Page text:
Is the Competition Taking a Huge Bite out of Beyond Meat’s Business?

August Goude

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Life hasn’t been easy recently for Beyond Meat (BYND -4.43%), once upon a time the big cheese in the alt-protein industry. Wednesday following market close, however, the company delivered another disappointing quarter, sending its share price hurtling south by almost 23% in after-hours trading. The company isn’t the only one of its kind on the market, and that’s affecting its performance.

Not so meaty

For its first quarter of this year, Beyond Meat’s revenue came in at $109.5 million. That was slightly over 1% higher than in the same period of 2021. While the volume of products sold rose at a 12% pace, this was offset by lower prices due to factors like trade discounts and foreign currency impacts from sales to non-U.S. customers.

Image source: Beyond Meat.

The specialty food company breaks down its business into two customer segments (retail and foodservice) and two geographies (U.S. and international). Of the four total slots, only U.S. retail saw revenue growth, advancing by almost 7%. U.S. foodservice suffered a 7.5% decline while international foodservice dropped 8% and international retail fell by over 6%.

On the bottom line, the specialty food company saw its net loss deepen considerably. It amounted to just under $100.5 million, or $1.58 per share, from first-quarter 2021’s slightly more than $27 million shortfall.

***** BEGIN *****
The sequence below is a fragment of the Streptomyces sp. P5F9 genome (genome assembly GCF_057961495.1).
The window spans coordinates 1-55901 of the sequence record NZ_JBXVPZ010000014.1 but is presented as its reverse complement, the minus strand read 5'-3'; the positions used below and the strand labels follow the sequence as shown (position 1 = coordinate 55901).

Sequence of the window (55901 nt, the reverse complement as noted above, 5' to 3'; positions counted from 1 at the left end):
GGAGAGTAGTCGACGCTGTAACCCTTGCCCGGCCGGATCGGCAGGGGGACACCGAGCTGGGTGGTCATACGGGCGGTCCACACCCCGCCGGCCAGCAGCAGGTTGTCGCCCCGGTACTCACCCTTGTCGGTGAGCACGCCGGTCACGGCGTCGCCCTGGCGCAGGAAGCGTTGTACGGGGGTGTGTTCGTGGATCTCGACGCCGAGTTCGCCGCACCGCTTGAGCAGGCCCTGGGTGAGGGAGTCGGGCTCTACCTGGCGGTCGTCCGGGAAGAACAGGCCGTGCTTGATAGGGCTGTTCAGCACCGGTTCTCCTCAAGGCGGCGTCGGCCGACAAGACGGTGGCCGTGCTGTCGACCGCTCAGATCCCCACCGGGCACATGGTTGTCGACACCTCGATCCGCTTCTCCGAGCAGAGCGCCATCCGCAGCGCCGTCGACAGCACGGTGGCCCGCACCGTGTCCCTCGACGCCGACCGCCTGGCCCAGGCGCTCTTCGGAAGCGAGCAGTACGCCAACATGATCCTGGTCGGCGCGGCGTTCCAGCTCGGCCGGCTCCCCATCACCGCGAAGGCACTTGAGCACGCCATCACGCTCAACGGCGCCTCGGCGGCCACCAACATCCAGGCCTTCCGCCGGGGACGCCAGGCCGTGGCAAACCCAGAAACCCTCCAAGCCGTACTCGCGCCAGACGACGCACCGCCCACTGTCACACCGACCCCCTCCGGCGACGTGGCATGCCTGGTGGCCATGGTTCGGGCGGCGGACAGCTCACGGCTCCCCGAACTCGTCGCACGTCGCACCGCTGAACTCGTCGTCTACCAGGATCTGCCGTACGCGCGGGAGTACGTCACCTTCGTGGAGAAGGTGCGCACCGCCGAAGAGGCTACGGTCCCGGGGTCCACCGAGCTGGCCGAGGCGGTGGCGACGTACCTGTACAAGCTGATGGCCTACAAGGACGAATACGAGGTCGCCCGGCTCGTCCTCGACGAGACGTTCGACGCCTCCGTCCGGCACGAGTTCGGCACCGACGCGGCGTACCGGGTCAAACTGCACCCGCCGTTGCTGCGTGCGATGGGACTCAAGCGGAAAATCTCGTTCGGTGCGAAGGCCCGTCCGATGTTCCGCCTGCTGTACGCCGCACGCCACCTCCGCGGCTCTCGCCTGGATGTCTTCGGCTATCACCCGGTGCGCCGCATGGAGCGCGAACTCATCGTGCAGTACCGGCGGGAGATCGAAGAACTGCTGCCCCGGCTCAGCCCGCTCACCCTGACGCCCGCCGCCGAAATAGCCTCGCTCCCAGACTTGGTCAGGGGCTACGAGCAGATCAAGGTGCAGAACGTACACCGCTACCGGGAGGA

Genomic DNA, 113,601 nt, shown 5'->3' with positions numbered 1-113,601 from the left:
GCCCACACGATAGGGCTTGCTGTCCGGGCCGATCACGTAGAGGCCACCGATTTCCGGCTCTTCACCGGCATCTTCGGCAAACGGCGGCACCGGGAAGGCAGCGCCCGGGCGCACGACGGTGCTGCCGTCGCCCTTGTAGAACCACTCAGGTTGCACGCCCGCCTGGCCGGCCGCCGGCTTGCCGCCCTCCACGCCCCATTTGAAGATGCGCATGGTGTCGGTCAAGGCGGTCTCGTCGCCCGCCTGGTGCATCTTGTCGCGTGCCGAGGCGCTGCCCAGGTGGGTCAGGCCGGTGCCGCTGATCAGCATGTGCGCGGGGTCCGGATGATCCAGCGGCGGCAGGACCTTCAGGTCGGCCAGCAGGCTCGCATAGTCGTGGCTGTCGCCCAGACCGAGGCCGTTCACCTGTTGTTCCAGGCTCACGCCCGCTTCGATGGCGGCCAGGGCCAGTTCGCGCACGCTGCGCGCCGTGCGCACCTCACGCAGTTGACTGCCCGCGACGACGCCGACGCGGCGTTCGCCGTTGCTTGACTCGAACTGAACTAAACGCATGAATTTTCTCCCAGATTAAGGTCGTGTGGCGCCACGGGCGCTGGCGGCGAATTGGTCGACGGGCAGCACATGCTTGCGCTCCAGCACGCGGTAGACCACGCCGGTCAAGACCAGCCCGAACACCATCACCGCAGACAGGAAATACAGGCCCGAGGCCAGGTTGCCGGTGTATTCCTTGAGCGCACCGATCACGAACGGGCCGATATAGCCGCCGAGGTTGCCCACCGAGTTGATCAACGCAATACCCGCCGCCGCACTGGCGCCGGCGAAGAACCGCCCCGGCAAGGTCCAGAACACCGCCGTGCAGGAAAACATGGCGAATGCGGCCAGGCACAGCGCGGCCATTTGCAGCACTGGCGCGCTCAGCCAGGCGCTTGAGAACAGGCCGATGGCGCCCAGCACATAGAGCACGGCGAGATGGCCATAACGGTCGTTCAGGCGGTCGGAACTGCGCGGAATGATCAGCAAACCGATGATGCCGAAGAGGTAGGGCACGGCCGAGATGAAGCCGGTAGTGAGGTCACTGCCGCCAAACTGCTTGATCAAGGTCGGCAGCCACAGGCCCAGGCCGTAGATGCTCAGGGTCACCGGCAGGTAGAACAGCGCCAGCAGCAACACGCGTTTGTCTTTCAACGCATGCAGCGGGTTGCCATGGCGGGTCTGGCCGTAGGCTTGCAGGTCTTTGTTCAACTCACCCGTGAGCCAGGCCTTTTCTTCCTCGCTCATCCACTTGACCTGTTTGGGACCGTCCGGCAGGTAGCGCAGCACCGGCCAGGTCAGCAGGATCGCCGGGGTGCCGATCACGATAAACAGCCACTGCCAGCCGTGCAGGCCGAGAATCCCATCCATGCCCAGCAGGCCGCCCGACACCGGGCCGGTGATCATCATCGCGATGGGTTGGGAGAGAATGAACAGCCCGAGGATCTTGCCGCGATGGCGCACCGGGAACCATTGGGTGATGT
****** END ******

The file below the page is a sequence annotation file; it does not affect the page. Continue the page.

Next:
Neither headline figure met analyst expectations, which on average were $112.4 million for revenue and only $1.01 per share for net loss.

In its earnings release, Beyond Meat quoted its CEO Ethan Brown as optimistically saying:

Though we recognize that the decisions we are making today in support of our long-run ambition have contributed to challenging near-term results, including a sizable though temporary reduction in gross margin as we took cost-intensive measures to support important strategic launches, we are confident in the future we are building while advancing our mission.

Everyone wants in

Beyond Meat isn’t confident enough to raise its guidance, however. It wrote that “Based on management’s best assessment of the environment today,” it’s reaffirming its forecasts for full-year 2022. This put net revenue at $560 million to $620 million, which represents at least 21% growth year over year; by comparison, 2021 revenue growth was 14%. No profitability estimates were provided.

Analysts tracking the stock are collectively expecting just under $589 million on the top line for 2022, which is almost exactly at the midpoint of the company’s range.

But investors don’t want young, ambitious companies like Beyond Meat to only hit financial projections — they want to see them exceeded. An encouraging top-line growth number would help, and that 1% bump during the quarter hardly qualifies.

Meanwhile, Beyond Meat continues to face ever-stiffening competition from both specialty alt-protein makers (the privately held Impossible Foods, for one), and old-school comestibles giants with deep pockets now playing this new game (Tyson and Hormel). Beyond Meat’s softness on pricing during the quarter is evidence of a highly competitive environment.

Meanwhile, alt-meats are no longer exciting novelty items on chain-store restaurant menus and supermarket shelves. On the back of this waning trend, and that continually growing competition, many investors are sending Beyond Meat stock back to the kitchen.

 



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